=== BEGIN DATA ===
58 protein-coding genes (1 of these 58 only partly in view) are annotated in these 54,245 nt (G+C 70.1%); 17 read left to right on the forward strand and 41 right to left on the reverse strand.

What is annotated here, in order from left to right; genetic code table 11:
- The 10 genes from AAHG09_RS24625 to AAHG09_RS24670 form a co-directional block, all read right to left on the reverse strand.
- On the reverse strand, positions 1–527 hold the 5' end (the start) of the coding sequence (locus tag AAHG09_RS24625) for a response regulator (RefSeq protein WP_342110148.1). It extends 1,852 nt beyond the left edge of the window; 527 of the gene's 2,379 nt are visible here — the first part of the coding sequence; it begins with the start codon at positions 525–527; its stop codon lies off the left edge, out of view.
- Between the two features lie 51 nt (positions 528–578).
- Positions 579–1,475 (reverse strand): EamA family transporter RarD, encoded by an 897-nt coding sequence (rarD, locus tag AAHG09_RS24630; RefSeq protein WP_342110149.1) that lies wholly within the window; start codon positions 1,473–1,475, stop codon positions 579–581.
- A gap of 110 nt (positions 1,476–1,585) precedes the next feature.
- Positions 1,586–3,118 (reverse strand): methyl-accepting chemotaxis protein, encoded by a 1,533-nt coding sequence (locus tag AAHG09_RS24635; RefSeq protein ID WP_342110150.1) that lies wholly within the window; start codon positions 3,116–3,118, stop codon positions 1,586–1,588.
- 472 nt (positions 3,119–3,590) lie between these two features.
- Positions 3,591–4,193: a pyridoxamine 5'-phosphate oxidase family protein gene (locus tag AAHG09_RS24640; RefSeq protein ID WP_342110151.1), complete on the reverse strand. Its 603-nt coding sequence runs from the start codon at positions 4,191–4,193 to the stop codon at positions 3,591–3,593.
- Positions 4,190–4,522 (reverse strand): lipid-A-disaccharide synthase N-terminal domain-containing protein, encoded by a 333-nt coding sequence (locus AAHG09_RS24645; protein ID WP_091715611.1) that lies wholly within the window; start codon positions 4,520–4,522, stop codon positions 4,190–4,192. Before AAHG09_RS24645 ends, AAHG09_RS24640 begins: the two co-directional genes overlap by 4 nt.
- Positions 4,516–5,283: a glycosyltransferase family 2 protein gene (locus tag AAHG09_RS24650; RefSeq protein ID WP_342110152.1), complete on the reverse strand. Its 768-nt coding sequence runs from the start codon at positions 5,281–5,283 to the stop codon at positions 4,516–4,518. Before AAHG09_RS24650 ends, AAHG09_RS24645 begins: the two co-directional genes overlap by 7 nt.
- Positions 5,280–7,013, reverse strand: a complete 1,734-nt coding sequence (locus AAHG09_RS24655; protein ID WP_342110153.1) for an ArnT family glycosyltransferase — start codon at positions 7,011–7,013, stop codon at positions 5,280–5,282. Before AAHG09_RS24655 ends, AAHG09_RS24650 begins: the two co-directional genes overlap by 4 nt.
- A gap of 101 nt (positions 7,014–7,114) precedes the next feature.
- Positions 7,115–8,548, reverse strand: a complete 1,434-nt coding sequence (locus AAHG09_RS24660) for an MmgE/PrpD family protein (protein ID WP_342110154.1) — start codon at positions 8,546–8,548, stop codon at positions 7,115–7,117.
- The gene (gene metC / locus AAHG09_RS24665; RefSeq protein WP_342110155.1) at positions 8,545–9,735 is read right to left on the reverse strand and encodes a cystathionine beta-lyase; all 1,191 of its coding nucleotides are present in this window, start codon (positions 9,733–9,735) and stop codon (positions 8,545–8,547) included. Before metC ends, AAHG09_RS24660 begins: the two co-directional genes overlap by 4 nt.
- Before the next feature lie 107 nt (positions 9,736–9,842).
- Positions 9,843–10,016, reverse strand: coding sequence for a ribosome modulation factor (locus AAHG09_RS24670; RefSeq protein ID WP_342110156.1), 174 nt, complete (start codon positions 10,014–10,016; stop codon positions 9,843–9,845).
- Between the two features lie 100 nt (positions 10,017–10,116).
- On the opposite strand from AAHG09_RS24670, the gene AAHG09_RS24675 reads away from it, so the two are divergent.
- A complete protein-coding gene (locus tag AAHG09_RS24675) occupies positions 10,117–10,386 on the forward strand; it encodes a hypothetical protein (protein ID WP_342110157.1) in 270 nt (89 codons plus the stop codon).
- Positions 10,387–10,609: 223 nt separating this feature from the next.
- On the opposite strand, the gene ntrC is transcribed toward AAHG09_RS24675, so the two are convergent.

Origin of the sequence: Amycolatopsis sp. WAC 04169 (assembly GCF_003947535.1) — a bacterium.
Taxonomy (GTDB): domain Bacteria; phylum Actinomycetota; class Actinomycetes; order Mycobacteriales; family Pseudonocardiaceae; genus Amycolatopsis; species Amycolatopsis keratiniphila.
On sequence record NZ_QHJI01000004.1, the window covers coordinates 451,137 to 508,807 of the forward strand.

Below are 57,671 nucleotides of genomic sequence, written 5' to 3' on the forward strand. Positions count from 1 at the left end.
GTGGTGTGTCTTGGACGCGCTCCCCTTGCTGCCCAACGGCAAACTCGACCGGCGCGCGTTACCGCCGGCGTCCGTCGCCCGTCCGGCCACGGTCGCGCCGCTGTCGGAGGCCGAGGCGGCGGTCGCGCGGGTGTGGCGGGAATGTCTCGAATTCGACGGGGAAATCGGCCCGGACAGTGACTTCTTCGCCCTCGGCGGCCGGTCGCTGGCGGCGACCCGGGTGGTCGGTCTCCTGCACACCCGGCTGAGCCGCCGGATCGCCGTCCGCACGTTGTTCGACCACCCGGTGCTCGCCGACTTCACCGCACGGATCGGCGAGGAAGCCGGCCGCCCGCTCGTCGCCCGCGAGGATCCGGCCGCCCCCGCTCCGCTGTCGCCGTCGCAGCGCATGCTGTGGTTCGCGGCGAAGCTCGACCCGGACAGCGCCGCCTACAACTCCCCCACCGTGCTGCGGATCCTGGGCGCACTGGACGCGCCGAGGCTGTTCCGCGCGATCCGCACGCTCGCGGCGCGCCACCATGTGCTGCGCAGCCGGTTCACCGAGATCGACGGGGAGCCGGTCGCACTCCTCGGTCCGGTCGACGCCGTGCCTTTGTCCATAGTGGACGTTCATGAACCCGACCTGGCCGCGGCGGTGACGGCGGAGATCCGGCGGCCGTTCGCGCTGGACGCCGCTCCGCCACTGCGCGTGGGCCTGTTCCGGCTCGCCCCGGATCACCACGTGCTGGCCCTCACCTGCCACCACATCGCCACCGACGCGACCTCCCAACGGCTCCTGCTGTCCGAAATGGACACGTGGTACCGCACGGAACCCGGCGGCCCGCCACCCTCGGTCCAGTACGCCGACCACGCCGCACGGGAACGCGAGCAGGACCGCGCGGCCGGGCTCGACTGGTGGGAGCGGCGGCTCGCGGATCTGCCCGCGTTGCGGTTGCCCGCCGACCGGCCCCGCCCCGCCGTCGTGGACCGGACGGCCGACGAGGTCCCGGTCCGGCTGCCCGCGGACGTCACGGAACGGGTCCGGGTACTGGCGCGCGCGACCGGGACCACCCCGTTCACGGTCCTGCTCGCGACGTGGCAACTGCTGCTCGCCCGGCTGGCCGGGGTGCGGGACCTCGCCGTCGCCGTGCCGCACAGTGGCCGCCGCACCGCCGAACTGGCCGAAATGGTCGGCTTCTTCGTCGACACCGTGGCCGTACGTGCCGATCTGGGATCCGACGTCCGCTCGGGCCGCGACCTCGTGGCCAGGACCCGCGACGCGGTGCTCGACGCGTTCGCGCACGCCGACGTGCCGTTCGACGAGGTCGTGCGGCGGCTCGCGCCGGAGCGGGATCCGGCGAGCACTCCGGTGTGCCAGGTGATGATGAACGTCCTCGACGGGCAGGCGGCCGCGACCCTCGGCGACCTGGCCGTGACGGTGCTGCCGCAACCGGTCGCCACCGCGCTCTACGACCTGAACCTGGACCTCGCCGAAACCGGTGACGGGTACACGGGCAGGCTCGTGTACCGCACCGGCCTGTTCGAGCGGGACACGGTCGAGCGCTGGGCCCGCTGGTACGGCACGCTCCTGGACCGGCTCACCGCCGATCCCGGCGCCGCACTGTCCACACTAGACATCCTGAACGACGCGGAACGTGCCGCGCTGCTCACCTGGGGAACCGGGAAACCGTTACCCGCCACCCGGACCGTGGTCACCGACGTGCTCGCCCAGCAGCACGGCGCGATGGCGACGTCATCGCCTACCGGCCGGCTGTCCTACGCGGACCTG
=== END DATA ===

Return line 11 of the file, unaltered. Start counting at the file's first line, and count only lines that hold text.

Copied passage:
- Positions 4,190–4,522 (reverse strand): lipid-A-disaccharide synthase N-terminal domain-containing protein, encoded by a 333-nt coding sequence (locus AAHG09_RS24645; protein ID WP_091715611.1) that lies wholly within the window; start codon positions 4,520–4,522, stop codon positions 4,190–4,192. Before AAHG09_RS24645 ends, AAHG09_RS24640 begins: the two co-directional genes overlap by 4 nt.